As such, laughter has been studied in groups where socialising is a particular challenge. One such example is with individuals living with certain autism spectrum conditions. Researchers propose there are potential communicative functions to be studied and discussed in relation to how they experience laughter and how/when it is displayed. Some individuals, for example, do not respond to laughter as another person without the condition might, such as random outbursts of laughter, usually unexplained and apparently not triggered by any external source. Other individuals find expressing laughter, in response to humour, equally challenging. A carefully structured programme of laughter can form a wider plan for developing strategies to better cope and manage social situations.
Certain mood disorders, such as depression, can also be improved with humour and laughter, and has been endorsed as a successful complementary therapy alongside their medical treatment. When neurotransmitters in the brain are not functioning as they should, thus signalling negative emotions and inducing psychological symptoms such as sadness and even suicidal thoughts, laughter has been identified to help depressed people regain a sense of optimism, endure stressful situation, improve their problem-solving skills and enhance their overall sense of wellbeing.
In depression, laughter therapy can be used to reduce negative cognitive responses, and it has been identified to have the one of the best stress-relieving effects among many other methods. Studies have shown that even forced laughs can help our body react to it and feel better by releasing the same brain chemicals as feigned laughter. Participation in activities such as Laughter Yoga prove that forced laugh can easily become a genuine one.
A recent study about laughter therapy on chronic depression in women, the individuals were taken blood serotonin concentration levels, and the lowest results were found in those with the most severe cases of depression. However, after sessions of laughter therapy, the serotonin levels measured in their blood increased. Interestingly, the group showing the lowest results experienced the greatest increase in serotonin levels. These levels are very important in cases of depression because it is a hormone that help us control tension and maintain calmness. It is a hormone that counters depressive symptoms, and it is very easy and inexpensive to find: it is produced and released inside our own body when we do adequate exercise or laugh.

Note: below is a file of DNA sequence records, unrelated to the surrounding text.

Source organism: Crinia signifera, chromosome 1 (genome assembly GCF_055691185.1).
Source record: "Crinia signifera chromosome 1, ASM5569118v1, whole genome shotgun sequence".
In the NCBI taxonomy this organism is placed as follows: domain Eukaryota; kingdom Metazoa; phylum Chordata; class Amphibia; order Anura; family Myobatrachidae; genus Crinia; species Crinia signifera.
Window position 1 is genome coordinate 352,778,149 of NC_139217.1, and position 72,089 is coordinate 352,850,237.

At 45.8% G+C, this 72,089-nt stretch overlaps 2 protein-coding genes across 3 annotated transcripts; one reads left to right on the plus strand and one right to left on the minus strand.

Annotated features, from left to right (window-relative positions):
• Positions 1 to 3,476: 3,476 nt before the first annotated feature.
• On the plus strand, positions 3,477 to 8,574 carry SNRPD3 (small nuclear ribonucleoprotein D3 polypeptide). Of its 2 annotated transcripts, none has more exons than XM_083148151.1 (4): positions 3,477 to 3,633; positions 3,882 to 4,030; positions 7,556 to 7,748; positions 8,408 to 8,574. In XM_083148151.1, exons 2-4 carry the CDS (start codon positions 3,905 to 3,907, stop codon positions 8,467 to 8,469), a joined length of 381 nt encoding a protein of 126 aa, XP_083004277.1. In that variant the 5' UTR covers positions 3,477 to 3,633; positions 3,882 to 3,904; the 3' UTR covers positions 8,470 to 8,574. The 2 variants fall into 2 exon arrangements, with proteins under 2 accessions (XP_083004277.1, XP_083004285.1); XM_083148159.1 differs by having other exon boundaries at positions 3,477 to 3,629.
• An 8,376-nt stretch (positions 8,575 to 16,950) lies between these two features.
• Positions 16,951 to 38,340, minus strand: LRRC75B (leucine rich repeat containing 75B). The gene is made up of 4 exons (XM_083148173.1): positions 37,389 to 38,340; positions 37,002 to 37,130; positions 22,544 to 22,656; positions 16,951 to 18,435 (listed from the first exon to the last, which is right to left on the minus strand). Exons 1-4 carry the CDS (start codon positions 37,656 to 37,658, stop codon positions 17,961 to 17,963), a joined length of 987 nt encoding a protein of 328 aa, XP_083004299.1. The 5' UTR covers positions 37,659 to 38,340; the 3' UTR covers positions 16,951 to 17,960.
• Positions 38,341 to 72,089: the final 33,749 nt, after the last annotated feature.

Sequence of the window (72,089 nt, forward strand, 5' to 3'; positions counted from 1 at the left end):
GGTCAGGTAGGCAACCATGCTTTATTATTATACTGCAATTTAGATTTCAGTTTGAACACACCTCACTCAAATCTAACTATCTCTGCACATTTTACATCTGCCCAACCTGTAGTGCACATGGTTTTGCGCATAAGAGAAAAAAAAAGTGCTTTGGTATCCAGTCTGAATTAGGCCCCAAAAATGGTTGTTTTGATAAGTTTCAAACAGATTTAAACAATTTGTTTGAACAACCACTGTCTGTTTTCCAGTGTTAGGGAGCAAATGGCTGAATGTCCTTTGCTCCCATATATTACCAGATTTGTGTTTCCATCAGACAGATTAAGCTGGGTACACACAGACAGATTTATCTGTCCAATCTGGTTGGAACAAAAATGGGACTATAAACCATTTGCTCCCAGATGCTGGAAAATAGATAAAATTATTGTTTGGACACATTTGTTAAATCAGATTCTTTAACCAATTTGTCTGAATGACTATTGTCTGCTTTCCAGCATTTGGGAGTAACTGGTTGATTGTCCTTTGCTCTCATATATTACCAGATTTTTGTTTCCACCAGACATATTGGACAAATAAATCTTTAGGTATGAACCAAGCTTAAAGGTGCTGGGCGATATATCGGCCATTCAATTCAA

So, choose a sitcom, a stride with friends, and if you don’t feel like it try forcing a laugh every once in a while. It is a non-pharmacological way to make you feel better with yourself, it improves your social skills, and don’t forget it is a universal language, the language of the soul.
Runyon, T. J. (2015). Function of laughter from a student with autism (Doctoral dissertation, San Francisco State University).
Helt, M. S., & Fein, D. A. (2016). Facial feedback and social input: Effects on laughter and enjoyment in children with autism spectrum disorders. Journal of autism and developmental disorders, 46(1), 83-94.
Cha, M. Y., & Hong, H. S. (2015). Effect and Path Analysis of Laughter Therapy on Serotonin, Depression and Quality of Life in Middle-aged Women. Journal of Korean Academy of Nursing, 45(2).
Yim, J. (2016). Therapeutic benefits of laughter in mental health: a theoretical review. The Tohoku journal of experimental medicine, 239(3), 243-249.
P. Glenn & E. Holt (Eds.), Onlaughing; Studies of laughter in interaction (pp. 25–38). London,. UK